Posts Tagged ‘Infinicine’

Eugene Hernandez Digitizes FilmLinc

Thursday, September 23rd, 2010

Eugene Hernandez might need to clone himself. The indieWIRE chief, already known for his ability to be nearly everywhere at the right time in independent and arthouse film, will now take over the newly created role of Director of Digital Strategy for the Film Society of Lincoln Center and will give up his editorial duties, while maintaining “a link” to the online indie trade.

This can only be a good thing for FSLC, who have been refining their digital presence over the last year but face a challenge to reconcile an old school audience with new tools of engagement.

Fun! at Independent Film Week

Tuesday, September 21st, 2010

While it’s clear at this point that the conference model can just seem like a useless bore to some, IFP’s Independent Film Week and Filmmaker Conference still draw decent numbers of emerging and experienced filmmakers looking for information on the next trends in funding, filming and distribution. If that sounds potentially fun to you, panels in the new distribution realm you may enjoy include this afternoon’s
Outreach and Audience Building” with Ingrid Kopp from Shooting People, Diana Barrett of Fledgling Fund, Katy Chevigny from Arts Engine, Aron Gaudet, Director of THE WAY WE GET BY and Joel Heller, Producer of WINNEBAGO MAN.

Later this week there are a couple other newdistro panels of interest:
Wednesday 9/22 at 3:30: Marketing Without A Cause
Thursday 9/23 at 4:30: Cage Match: Am I a Filmmaker or a Brand?

Also at IFW are the screenings of new and in-progress work that can be illuminating. (Or you can just go to the parties).

Online Viewing Can Be Social

Thursday, September 16th, 2010

The chance you will watch an independent ‘film’ in a theatre has decreased significantly just in the last 10 years. The sheer volume of titles available on Netflix Watch Instantly, not to mention VOD IFC, HBO, Hulu, iTunes, Amazon and countless other streaming and on-demand services means viewers no longer need advance planning to watch at home (or anywhere they have a laptop or iPhone).

Filmmakers can find this a bit depressing. Watching a film in a theatre is exciting. It’s big! It’s usually calibrated to look as good as it can. And most importantly, there are a bunch of people—strangers!—watching it together.

Creating this sense of spirit is a challenge for independents and perhaps the main opportunity to compete with the mainstream industry. We don’t have studio-size spends, but we can understand our audiences more precisely and have a more personal relationship.

For live settings, event screenings work very well. But can we make digital screenings social? We generally have little to no control over when people watch the films online, their physical circumstances, who, if anyone, they are with, or even if they watch the whole film.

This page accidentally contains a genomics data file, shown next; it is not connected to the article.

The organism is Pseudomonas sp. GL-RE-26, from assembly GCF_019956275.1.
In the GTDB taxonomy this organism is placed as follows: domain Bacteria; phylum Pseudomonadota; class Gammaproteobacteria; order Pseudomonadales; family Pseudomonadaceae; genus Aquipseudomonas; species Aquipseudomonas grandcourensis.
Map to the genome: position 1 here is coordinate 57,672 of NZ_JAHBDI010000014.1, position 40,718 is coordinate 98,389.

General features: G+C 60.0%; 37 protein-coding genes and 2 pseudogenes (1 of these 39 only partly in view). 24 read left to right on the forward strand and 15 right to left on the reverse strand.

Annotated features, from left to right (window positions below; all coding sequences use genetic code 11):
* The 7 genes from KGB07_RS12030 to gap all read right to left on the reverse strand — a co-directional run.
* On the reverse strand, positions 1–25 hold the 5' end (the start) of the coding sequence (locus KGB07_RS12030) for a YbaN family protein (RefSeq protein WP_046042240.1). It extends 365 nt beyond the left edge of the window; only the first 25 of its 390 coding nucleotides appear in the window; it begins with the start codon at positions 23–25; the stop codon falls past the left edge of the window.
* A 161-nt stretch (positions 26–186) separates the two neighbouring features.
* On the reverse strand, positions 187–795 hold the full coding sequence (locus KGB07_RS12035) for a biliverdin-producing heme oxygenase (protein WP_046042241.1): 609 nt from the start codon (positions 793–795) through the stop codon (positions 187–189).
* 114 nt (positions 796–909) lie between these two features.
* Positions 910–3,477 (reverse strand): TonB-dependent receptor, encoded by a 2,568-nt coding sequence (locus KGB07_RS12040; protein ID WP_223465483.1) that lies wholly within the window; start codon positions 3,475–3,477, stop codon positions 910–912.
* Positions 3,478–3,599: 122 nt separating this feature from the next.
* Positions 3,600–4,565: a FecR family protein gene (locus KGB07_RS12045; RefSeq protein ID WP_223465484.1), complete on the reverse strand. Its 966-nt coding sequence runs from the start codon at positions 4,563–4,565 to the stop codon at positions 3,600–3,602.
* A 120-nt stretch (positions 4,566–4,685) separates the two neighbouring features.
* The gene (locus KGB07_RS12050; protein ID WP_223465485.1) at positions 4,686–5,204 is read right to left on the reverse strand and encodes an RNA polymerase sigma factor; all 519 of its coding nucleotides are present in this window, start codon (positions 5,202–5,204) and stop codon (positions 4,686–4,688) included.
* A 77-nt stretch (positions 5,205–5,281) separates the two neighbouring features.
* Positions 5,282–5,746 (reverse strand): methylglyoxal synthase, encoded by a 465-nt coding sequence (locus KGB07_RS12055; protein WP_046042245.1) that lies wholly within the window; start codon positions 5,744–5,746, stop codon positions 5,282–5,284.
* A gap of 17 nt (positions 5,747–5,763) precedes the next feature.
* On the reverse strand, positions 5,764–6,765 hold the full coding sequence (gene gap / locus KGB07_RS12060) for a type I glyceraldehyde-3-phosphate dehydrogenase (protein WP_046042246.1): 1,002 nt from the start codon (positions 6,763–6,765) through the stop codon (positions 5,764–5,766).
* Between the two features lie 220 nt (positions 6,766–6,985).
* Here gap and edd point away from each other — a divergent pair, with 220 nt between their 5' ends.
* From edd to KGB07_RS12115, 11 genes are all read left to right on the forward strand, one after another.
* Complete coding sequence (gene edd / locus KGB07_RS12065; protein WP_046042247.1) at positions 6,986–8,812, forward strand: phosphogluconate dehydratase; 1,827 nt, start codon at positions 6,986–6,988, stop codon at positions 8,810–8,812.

Still, filmmakers have come up with some innovative ways of bringing the audience for digital screenings together. Transmedia, expressing your story in a different context, can play a great role. Lance Weiler’s Head Trauma featured a game that embedded clues in flash frames of the film itself, so viewers had to watch the film repeatedly to play and engaged with each other on the film’s site. You could offer live events to viewers of the movie during a digital rollout, such as a Skype-based Q&A. Using a technology like CrowdControls, viewers could identify their location and you could plan post-screening events in popular places.

Do you have other examples of ways to make online screenings exciting or social? Or are we doomed to living in a room with a virtual helmet?

Do you need a Producer of Distribution?

Tuesday, September 14th, 2010

There is a new job in the film world (relatively new; I held the position in 2006 and I was not alone). A production hires a Producer of Distribution & Marketing to substitute for or in some cases enhance a distributor’s marketing team.

As championed by theatrical marketing wiz Jon Reiss, the PDM starts early in production, building an audience through viral marketing and establishing relationships with potential fans and supporters.

A PDM may sound like a blessing or a redundancy depending on where your strengths and interests lie as filmmaker. If you hate the very idea of marketing, tweeting, or going to networking events, a good PDM can be a godsend. They will shape your marketing strategy and perhaps even give you clarity on your film’s overall message and direction by asking good questions about what audience it will serve.

If you actually enjoy thinking about the marketing strategy for your film and have a handle on who its core audience may be, a PDM may be an expensive option when a few hours with a consultant and a few well-chosen interns could serve as an effective alternative.

Creative and individualized marketing does take experience, work, and inspiration, but there is no boilerplate solution, in new distribution or old.